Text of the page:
They say you don't get something for nothing, and that's as true of free-texting phone apps as it is of anything else. The entrepreneurs who let you dash off witty repartee with your friends have to make a profit somehow. Generally the way they do this is to compel you to look at advertisements embedded in the app while you're using it. Some providers -- ChompSMS, for example -- will let you turn off the ads, provided you pay a $6 fee via Paypal [source: Purewal].
But when you think about it, having to watch a few ads really isn't that steep of a price for texting addicts to pay in exchange for the chance to send out limitless "ROFLs" to their BFFs. It's such a great deal, in fact, that it's hard to shed the suspicion that there must be something oily about using mobile phone networks to send text messages for free, instead of using the provider's fee-based SMS. But if the lack of high-profile lawsuits by mobile carriers against free-texting providers is any indication, it seems to be perfectly legal. In fact, a number of big, deep-pockets corporate names, such as Google and Apple, recently have gotten into the act with free-texting apps of their own. So, if their lawyers aren't afraid, you probably shouldn't be either.
Mobile carriers, of course, could try to retaliate by blocking free text apps' network access or hindering it. But they might not want to go there: In February 2012, the U.S. Securities and Exchange Commission ruled that telecommunications companies had to let shareholders vote on whether they should have to adopt the principle of net neutrality, under which they would be barred from discriminating against any Internet services that used their networks [source: Hardawar].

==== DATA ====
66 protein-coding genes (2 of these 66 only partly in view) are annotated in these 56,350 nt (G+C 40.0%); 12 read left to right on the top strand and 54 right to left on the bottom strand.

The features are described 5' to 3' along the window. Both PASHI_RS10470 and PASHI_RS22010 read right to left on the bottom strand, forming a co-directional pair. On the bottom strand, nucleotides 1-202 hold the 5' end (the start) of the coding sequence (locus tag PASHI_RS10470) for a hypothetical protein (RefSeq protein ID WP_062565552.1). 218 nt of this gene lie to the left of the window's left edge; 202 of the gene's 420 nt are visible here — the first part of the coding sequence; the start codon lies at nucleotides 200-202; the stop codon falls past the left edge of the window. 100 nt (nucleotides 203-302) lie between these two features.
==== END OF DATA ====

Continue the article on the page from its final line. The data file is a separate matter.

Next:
Instead, mobile carriers, who lost out on an estimated $13.9 billion in 2011 due to users' switch to using free texting, may be consoling themselves with the fact that an estimated three quarters of mobile phone users around the world are still sticking to using SMS, at least for now [source: Pan]. We'll see how long that lasts. But in the meantime if you're a hardcore texter, you might as well check out the free-texting apps to see if they have a positive effect on your wallet.